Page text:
Then pour the yolk in one bowl and the white in another. Now. Why can’t you just do all of the eggs over one bowl and catch all the whites at once? You can if you are a gambler. Because if just one drop of yolk infects your whites you have to start all over. They will never whip up. Why? Because fats and whites don’t mix. It’s science. I know because I’m a gambler.

Segregation of ingredients.

Segregation that is good for something.

Put the whites in the fridge and start with your yolks. If you don’t have a mixer then get your favorite whisk, but man you are going to have a tired forearm by the end of this. Once you mix for a few minutes, you will notice that the yolks lighten a bit in color and grow in volume.

Then slowly add in your sugar and keep mixing. After a few more minutes you will have a lovely pale mixture that is airy and beautiful.

Look at the change in color. It's good stuff.

Look at the change in color. It’s darn good.

Now combine your milk, cream and nutmeg in a medium saucepan and put it on medium heat. If you don’t want to pasteurize your yolks, skip this step entirely. Heat this to just below boiling temperature. Probably around 170 degrees. You shouldn’t be able to keep your finger in it.

Not quite boiling.

Not quite boiling.

Then for the tempering part. Slowly drizzle in a cup of the hot liquid into your eggs. Keep mixing the yolks while you do this. Sorry I didn’t take a photo but I don’t have three hands. Don’t stress about it though, it isn’t too hard.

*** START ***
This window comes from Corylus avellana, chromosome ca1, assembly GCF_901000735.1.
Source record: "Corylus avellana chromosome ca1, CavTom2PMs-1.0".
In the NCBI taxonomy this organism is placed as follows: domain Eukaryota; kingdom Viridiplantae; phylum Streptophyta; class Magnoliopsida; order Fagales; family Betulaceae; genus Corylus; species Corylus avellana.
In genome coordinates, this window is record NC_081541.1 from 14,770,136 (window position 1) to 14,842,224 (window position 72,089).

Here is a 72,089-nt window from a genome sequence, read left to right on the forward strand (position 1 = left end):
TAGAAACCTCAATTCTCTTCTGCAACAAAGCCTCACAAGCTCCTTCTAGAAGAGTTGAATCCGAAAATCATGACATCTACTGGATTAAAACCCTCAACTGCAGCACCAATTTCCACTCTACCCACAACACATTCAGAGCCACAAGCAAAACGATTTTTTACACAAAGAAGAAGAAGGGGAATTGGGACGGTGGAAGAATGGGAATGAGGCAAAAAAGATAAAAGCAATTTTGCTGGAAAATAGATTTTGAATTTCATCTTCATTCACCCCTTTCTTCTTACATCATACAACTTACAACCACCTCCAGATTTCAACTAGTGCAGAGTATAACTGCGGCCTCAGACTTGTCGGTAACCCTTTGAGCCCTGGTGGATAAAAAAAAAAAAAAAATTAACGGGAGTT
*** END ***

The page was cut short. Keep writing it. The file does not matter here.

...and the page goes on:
Then once your cup of hot liquid is mixed in with your yolks, your yolks will be up to temperature and you can slowly add them back to your saucepan. If you don’t bring your yolks up to temperature, your eggs will cook when they hit the hot liquid. Scrambled eggnog is horrible.

Whisking. Whisking. Always whisking.

Whisking. Whisking. Always whisking.

Now put this back on the burner until it reaches 160 degrees. Keep whisking it and it will only take a minute or two. You can then be assured that your eggs are safe. Add in your brandy if you are using it and stick the mixture in the fridge to chill out.

It will take an hour or two to chill and then you need to prep your egg whites. These are even easier assuming you didn’t contaminate them with any yolk. Just mix them up with a mixer until they are fluffy.

IMPORTANT: Be sure to wash your mixers really well before you do this. The little bits of yolk from the earlier job will wreak havoc on your success.

Machines help for this part.

Machines help for this part.

Once the whites start forming little peaks, add in that extra tablespoon of sugar and keep mixing until you get stiff peaks.

Stiff indeed.

Stiff indeed.

Finally, once your milk base is chilled, fold your whites into your milk base and you have the best eggnog ever. Super light and delicious.

One more note. If you mix your whites an hour or two in advance that is okay. Just be sure to whisk them together for a minute or two before you add them to the milk base because some liquid will probably separate out.

So good.

So good.

This recipe isn’t that hard, and it produces a drink that is vastly different from store-bought nog.

It’s a great way to celebrate the holidays and your guests will be very thankful.